2007-11-19

# PALib Palette Rotation

As PALib doesn’t include any functions for rotating a palette, here’s a function that will rotate the background palette on a given screen between two palette indexes. It will rotate in either clockwise or anti-clockwise order.

``````
void RotatePalette(u8 screen, u8 start, u8 end, u8 direction) {
if (direction == 0) {

// Remember first colour
u16 firstColour = BG_PALETTE[start + ((screen) << 9)];

// Shuffle palette towards front
for (u8 i = start; i < end; i++) {
BG_PALETTE[i + ((screen) << 9)] = BG_PALETTE[i + 1 + ((screen) << 9)];
}

// Wrap end colour
BG_PALETTE[end + ((screen) << 9)] = firstColour;
} else {

// Remember last colour
u16 lastColour = BG_PALETTE[end + ((screen) << 9)];

// Shuffle palette towards end
for (u8 i = end; i > start; i--) {
BG_PALETTE[i + ((screen) << 9)] = BG_PALETTE[i - 1 + ((screen) << 9)];
}

// Wrap start colour
BG_PALETTE[start + ((screen) << 9)] = lastColour;
}
}
``````

To rotate the colours from indexes 10 to 20, for example, on screen 1 in clockwise order, use this:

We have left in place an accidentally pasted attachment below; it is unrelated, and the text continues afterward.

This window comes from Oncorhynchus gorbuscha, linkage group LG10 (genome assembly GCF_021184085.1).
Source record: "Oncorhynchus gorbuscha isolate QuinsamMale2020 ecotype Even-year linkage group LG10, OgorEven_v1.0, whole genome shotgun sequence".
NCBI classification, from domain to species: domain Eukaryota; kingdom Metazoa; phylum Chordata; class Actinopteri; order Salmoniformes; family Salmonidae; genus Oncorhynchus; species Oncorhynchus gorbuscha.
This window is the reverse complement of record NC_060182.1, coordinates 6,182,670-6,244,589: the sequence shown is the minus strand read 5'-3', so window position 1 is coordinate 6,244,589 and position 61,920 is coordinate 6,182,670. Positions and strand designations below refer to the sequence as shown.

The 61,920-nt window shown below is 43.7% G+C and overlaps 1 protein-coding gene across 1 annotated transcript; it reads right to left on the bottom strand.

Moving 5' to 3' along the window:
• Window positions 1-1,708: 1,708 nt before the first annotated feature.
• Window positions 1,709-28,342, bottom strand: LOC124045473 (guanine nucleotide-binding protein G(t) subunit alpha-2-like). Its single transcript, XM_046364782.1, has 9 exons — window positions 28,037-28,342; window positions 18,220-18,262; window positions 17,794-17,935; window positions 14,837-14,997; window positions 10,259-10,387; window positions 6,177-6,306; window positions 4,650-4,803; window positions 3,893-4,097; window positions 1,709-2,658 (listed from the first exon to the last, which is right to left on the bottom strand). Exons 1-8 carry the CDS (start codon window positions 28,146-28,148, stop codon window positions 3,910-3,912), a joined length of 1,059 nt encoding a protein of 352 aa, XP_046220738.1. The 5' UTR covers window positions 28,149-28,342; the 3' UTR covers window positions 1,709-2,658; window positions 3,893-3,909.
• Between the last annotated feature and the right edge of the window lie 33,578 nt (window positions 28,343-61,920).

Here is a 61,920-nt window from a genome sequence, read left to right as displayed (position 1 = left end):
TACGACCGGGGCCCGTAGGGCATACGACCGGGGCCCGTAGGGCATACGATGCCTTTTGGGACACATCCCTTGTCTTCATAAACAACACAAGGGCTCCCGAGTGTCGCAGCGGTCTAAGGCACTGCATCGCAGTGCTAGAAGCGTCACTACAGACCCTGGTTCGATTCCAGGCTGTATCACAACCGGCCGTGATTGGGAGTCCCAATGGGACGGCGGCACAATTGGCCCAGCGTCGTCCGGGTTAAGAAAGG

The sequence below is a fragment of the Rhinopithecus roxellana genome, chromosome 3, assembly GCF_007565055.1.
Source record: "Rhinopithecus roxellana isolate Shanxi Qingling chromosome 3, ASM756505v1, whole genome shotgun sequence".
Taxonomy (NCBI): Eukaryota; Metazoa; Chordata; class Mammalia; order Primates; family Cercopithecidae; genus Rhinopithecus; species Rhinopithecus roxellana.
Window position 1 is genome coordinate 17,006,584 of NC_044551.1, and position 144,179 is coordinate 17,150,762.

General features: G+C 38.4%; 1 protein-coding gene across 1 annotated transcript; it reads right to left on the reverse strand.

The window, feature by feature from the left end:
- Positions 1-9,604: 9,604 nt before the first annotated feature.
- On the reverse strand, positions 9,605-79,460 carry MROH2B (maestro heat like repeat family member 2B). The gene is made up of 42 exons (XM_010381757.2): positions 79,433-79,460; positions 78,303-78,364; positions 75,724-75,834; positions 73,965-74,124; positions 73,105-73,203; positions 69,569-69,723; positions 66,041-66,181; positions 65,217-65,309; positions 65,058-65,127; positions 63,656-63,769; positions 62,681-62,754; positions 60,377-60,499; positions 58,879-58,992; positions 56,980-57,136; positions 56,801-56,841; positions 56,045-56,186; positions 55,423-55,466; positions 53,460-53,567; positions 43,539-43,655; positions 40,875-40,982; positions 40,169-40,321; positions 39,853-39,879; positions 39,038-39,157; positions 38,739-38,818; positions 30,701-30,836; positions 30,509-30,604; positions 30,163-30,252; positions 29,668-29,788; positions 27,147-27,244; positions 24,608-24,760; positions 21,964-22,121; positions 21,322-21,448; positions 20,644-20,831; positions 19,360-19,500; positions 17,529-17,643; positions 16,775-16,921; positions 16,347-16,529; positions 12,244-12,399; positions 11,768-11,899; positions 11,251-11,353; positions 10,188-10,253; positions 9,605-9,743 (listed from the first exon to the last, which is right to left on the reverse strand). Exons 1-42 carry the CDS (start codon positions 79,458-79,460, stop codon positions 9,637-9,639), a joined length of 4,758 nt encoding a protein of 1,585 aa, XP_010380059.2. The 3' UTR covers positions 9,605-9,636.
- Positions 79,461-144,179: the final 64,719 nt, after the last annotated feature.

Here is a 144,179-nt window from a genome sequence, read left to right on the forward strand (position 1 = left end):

``````
while (1) {
PaletteRotate(1, 10, 20, 1);
PA_WaitForVBL();
}
``````

To do the same thing in anti-clockwise order:

``````
while (1) {
PaletteRotate(1, 10, 20, 0);
PA_WaitForVBL();
}
``````

BG_PALETTE is an array that stores the colours for each 8-bit screen. In fact, it’s probably just a pointer to the palette memory. Anyway, the first 256 indexes are screen 0’s background palette. Indexes 1024 to 1279 are screen 1’s background palette.

Looking through the PALib code, it seems that the indexes between 256 and 511 are the sprite palette for the lower screen, and the same is true of the 256 indexes from 1280 for the upper screen. However, this system may have been removed at some point, as there appear to be two different implementations of sprite palettes, with this simpler method commented out.